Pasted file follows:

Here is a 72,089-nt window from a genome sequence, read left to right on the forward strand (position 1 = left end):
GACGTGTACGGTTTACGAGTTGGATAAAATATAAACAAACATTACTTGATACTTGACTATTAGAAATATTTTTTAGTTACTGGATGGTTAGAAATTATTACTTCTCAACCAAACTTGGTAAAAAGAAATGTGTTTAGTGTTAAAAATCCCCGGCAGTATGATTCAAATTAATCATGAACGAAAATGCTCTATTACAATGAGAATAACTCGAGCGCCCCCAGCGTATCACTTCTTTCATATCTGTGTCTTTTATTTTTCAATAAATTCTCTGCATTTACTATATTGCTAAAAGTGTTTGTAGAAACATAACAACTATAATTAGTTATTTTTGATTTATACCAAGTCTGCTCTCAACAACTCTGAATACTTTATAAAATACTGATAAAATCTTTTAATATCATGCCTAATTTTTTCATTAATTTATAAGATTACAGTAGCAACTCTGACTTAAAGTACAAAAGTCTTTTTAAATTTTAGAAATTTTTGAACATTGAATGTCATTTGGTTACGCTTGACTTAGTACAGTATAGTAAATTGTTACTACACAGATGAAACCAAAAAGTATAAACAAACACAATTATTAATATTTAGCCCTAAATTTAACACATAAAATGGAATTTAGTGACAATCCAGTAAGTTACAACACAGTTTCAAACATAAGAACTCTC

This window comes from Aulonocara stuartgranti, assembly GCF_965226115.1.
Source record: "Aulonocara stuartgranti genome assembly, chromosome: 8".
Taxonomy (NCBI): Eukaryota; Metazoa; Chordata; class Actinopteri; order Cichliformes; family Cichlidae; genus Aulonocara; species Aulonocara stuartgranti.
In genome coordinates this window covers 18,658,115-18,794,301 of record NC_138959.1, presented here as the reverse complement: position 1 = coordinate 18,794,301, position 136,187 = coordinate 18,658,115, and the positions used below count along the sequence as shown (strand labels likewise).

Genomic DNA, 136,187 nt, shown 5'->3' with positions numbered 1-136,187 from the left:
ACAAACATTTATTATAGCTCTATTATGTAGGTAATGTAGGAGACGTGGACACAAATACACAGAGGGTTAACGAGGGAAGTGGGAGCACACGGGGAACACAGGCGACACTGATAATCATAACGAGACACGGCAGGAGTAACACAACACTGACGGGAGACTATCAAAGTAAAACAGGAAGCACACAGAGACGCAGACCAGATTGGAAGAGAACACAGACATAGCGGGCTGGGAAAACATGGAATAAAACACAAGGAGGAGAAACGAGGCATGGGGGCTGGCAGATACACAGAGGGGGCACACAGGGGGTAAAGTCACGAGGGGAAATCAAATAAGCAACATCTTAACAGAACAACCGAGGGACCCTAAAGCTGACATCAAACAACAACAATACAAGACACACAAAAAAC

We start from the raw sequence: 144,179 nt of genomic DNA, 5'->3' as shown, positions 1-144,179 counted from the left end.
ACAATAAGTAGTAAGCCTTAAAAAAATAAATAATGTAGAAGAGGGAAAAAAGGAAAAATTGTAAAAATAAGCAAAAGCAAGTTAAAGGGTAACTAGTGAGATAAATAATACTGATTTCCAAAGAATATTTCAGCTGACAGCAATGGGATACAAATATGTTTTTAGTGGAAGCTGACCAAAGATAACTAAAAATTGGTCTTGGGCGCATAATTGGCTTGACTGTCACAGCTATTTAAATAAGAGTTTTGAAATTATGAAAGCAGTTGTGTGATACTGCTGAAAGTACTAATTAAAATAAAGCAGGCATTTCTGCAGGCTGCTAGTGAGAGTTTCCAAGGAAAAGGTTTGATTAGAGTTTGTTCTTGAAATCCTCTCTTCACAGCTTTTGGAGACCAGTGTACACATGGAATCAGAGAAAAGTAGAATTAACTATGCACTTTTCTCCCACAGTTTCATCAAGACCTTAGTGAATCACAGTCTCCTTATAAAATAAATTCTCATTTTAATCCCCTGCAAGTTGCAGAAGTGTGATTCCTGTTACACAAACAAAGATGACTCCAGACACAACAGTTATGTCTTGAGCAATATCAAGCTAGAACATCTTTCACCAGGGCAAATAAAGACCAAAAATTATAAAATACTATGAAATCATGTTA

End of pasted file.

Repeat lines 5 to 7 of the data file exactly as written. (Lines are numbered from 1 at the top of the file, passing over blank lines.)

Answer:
Taxonomy (NCBI): Eukaryota; Metazoa; Chordata; class Actinopteri; order Cichliformes; family Cichlidae; genus Aulonocara; species Aulonocara stuartgranti.
In genome coordinates this window covers 18,658,115-18,794,301 of record NC_138959.1, presented here as the reverse complement: position 1 = coordinate 18,794,301, position 136,187 = coordinate 18,658,115, and the positions used below count along the sequence as shown (strand labels likewise).

Genomic DNA, 136,187 nt, shown 5'->3' with positions numbered 1-136,187 from the left: